Man charged after cyclist-on-cyclist ‘bike rage’ attack

Deaf 70-year-old suffered broken cheekbone after attack

A man has been charged after a 70-year-old cyclist was attacked by another rider in Dundee earlier this month.

The victim, a retired artist who is profoundly deaf, suffered a double fracture of his cheekbone after being attacked on a cycle path by a man who had followed him from the city centre on Monday September 3.

Police Scotland said the attacker "seemed to take umbrage” at the victim outside Nandos on Nethergate. He then followed the older man to the cycle path behind Sensation Science Centre.

The pensioner stopped when he realised the other rider was following him and the man swore at him, attacked him and knocked him off his bike.

The victim made his way home where his wife called an ambulance. He was treated at Ninewells Hospital.

“He’s terribly upset about it,” his wife told the Courier newspaper shortly after the incident. “He’s in an awful state and he’s pretty shocked by what happened. I only knew something was wrong when he collapsed at the front door of the house.”

Police Scotland said a 48-year-old man has been charged in connection with the attack and is due to appear at Dundee Sheriff Court today.

Acknowledged by the Telegraph as a leading cycling journalist, John Stevenson has been writing about bikes and cycling for over 30 years since discovering that people were mug enough to pay him for it rather than expecting him to do an honest day's work.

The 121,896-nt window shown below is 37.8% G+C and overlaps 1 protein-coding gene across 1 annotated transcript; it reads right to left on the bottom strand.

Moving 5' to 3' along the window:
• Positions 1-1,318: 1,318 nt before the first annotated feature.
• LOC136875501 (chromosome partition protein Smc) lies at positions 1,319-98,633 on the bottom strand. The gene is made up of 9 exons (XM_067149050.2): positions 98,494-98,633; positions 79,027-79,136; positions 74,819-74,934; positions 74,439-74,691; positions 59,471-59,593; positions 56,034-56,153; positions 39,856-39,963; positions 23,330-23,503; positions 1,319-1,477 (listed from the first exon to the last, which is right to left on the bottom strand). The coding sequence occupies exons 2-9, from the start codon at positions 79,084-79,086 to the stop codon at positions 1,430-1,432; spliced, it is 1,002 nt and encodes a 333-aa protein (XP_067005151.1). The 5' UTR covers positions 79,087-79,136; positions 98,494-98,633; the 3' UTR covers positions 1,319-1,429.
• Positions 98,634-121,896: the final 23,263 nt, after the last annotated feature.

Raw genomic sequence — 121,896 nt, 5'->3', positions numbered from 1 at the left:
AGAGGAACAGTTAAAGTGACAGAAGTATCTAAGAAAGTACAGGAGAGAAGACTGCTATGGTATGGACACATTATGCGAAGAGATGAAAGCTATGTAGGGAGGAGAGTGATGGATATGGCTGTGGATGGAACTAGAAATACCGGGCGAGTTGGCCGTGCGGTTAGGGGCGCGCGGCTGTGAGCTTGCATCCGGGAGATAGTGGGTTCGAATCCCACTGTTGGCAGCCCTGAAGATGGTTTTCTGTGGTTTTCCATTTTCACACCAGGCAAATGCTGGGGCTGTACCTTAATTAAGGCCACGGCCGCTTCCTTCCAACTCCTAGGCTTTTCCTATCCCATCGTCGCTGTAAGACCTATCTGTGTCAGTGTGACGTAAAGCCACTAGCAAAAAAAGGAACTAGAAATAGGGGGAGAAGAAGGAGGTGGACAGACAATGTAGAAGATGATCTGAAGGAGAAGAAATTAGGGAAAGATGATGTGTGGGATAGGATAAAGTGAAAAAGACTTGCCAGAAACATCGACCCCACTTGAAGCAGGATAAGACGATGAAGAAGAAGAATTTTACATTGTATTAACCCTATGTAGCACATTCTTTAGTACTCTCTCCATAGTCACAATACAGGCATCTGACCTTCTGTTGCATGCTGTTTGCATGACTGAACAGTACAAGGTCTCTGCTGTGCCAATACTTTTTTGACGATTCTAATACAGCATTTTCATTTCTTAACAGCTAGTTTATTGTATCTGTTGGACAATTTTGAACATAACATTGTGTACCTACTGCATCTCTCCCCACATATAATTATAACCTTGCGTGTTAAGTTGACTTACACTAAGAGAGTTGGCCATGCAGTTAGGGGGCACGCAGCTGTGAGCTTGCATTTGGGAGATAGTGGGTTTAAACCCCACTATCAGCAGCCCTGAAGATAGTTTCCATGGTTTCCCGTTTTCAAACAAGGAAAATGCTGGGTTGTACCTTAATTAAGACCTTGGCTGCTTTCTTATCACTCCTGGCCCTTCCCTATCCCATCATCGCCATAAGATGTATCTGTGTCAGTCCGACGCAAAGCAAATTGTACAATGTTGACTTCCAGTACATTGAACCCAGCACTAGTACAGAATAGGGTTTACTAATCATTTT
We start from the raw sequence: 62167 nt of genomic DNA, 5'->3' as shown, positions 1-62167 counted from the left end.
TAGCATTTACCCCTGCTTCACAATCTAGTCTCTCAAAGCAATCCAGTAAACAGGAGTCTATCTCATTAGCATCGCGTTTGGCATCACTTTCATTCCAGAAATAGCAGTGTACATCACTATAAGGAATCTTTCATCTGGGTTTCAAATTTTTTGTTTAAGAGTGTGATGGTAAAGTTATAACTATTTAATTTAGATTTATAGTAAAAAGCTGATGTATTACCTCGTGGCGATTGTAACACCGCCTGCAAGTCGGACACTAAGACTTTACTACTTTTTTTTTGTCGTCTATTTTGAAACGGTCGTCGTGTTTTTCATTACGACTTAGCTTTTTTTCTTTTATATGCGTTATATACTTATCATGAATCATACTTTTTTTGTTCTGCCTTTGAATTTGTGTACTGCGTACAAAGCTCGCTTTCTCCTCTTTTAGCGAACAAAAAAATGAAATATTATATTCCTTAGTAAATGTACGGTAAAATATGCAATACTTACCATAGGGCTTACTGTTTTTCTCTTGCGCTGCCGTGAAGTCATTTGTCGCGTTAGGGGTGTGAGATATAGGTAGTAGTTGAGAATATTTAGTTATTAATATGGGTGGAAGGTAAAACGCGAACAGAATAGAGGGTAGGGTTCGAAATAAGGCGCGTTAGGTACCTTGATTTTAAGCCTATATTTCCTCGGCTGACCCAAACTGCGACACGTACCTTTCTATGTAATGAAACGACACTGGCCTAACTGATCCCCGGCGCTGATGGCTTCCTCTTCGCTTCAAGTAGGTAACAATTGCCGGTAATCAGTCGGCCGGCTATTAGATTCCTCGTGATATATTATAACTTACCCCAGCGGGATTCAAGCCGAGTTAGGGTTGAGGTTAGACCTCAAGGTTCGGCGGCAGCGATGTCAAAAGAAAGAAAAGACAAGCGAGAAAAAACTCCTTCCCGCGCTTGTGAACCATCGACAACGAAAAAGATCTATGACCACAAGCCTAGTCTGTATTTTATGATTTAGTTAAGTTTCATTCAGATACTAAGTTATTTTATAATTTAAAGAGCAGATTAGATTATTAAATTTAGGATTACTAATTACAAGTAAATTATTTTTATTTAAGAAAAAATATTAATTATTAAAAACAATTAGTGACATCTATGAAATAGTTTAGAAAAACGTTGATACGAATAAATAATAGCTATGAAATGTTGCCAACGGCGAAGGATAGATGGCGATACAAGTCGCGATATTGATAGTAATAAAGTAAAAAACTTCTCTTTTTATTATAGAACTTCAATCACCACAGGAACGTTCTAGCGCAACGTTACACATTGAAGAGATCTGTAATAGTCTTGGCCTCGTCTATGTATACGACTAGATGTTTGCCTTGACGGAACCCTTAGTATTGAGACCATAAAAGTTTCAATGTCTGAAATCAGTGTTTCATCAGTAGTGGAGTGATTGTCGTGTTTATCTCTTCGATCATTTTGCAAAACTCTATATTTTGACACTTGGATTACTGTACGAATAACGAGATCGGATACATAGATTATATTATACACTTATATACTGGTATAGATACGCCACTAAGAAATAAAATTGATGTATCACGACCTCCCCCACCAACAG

He was heavily involved in the mountain bike boom of the late 1980s as a racer, team manager and race promoter, and that led to writing for Mountain Biking UK magazine shortly after its inception. He got the gig by phoning up the editor and telling him the magazine was rubbish and he could do better. Rather than telling him to get lost, MBUK editor Tym Manley called John’s bluff and the rest is history.

Since then he has worked on MTB Pro magazine and was editor of Maximum Mountain Bike and Australian Mountain Bike magazines, before switching to the web in 2000 to work for Along with editor Tony Farelly, John was on the launch team for and subsequently became editor in chief of Future Publishing’s group of cycling magazines and websites, including Cycling Plus, MBUK, What Mountain Bike and Procycling.

John has also written for Cyclist magazine, edited the BikeMagic website and was founding editor of before handing over to someone far more representative of the site's main audience.

He joined in 2013 and these days he lives in Cambridge where the lack of hills is more than made up for by the headwinds.

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